Robert N. Spengler III, Naomi F. Miller, Reinder Neef, Perry A. Tourtellotte, Claudia Chang
Central Asia is commonly referred to as a pastoral realm, and the first millennium B.C. is often thought to mark a period of increased mobility and reliance on animal husbandry. The economic shift of the first millennium B.C. is usually interpreted as a transition toward specialized pastoralism in Central Asia, and the point in time when the Central Asian ‘nomads’ or Scythians appear. Continue reading
Robert N. Spengler III, Natalia Ryabogina, Pavel Tarasov, and Mayke Wagner
2016. The spread of agriculture into northern Central Asia: Timing, pathways, and environmental feedbacks. The Holocene.
Over the past decade researchers have directed greater focus toward understanding Bronze (3200-800 BC) and Iron Age (800 BC-AD 400) economies of Central Asia. In this article, we synthesize paleobotanical data from across this broad region and discuss the piecemeal archaeological evidence for agriculture in relation to environmental records of vegetation and climate change. The synthesis shows that Continue reading
Spengler, Robert N., III
2013. Botanical Resource Use in the Bronze and Iron Age of the Central Eurasian Mountain/Steppe Interface: Decision Making in Multi-resource Pastoral Economies, Ph.D. Dissertation for the Anthropology Department at Washington University in St. Louis.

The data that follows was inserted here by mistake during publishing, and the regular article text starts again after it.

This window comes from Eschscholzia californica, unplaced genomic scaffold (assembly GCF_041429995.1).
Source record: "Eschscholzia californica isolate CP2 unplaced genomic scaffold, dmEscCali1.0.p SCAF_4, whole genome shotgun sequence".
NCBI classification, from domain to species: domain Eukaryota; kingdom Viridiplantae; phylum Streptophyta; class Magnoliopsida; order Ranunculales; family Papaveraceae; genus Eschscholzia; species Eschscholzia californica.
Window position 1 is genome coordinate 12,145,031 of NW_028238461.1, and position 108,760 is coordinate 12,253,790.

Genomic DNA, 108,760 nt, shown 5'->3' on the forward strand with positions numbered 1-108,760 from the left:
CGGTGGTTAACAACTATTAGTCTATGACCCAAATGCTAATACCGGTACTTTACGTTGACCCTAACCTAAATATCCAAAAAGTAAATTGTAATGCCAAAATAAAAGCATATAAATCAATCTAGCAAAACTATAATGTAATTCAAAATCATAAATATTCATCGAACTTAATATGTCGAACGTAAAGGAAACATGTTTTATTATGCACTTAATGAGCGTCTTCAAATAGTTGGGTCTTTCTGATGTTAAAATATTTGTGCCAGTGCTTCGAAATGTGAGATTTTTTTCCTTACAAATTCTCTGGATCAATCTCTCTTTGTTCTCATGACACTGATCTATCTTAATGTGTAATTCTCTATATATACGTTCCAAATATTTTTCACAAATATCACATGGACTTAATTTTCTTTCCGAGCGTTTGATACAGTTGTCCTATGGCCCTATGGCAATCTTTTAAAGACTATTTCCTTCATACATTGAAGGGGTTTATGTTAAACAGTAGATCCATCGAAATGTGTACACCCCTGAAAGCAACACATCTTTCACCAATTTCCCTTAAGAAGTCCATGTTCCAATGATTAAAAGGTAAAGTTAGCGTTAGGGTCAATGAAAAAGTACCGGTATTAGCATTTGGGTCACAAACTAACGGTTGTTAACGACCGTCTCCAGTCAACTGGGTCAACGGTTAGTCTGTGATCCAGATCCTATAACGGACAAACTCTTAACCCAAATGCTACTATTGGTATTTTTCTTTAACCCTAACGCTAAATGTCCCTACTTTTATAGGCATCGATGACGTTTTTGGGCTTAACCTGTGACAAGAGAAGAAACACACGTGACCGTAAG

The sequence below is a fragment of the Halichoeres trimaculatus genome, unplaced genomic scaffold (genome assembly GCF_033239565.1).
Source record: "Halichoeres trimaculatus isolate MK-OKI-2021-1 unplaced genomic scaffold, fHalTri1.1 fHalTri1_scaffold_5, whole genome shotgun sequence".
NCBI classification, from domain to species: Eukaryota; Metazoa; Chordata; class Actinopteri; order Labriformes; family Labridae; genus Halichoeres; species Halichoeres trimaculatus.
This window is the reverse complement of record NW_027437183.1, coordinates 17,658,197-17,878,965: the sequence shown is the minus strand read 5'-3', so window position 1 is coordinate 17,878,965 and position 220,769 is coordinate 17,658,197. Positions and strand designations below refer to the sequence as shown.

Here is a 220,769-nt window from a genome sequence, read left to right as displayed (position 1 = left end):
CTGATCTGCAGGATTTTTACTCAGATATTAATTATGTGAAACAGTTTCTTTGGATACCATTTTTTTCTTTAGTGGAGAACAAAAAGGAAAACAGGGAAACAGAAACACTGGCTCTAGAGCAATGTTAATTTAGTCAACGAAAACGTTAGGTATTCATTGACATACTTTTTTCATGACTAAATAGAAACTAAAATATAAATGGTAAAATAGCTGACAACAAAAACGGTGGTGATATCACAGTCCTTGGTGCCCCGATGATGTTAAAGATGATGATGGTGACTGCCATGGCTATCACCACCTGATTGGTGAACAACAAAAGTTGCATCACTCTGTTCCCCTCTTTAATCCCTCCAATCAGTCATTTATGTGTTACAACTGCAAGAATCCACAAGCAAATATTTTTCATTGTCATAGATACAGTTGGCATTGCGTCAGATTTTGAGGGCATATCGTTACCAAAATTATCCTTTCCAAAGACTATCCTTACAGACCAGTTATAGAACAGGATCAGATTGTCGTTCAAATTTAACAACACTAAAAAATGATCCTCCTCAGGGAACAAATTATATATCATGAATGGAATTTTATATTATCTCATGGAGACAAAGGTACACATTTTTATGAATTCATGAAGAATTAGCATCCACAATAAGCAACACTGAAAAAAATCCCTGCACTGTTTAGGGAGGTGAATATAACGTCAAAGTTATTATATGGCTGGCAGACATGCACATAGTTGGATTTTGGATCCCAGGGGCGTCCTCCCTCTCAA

Available open access through WUSTL.
This dissertation examines botanical resources as components of Central Asian economies in the Bronze: ca. 2500 – 800 B.C.) and Iron Ages: ca. 800 B.C. – A.D. 500) using a paleoethnobotanical data set from four archaeological sites, Begash, Mukri, Tasbas, and Tuzusai. These sites are located in Continue reading
Spengler, Robert N., III, Claudia Chang, and Perry A. Tourtellotte
2013. Agricultural Production in the Central Asian Mountains: Tuzusai, Kazakhstan (410-150 BC). Journal of Field Archaeology 38(1): 68-85. Peer-reviewed.
Available open access through JFA.
The site of Tuzusai is located in the Tien Shan Mountains of eastern Kazakhstan; occupation at the site between 410 B.C. and A.D. 150 represents the transition between the Saka and Wusun periods (Saka: 800–200 B.C.; Wusun: 200 B.C.–A.D. 400). Iron Age people of Central Asia are often described simply as mobile pastoralists, yet at Tuzusai, we have evidence that agriculture was practiced along with pastoral transhumance. Continue reading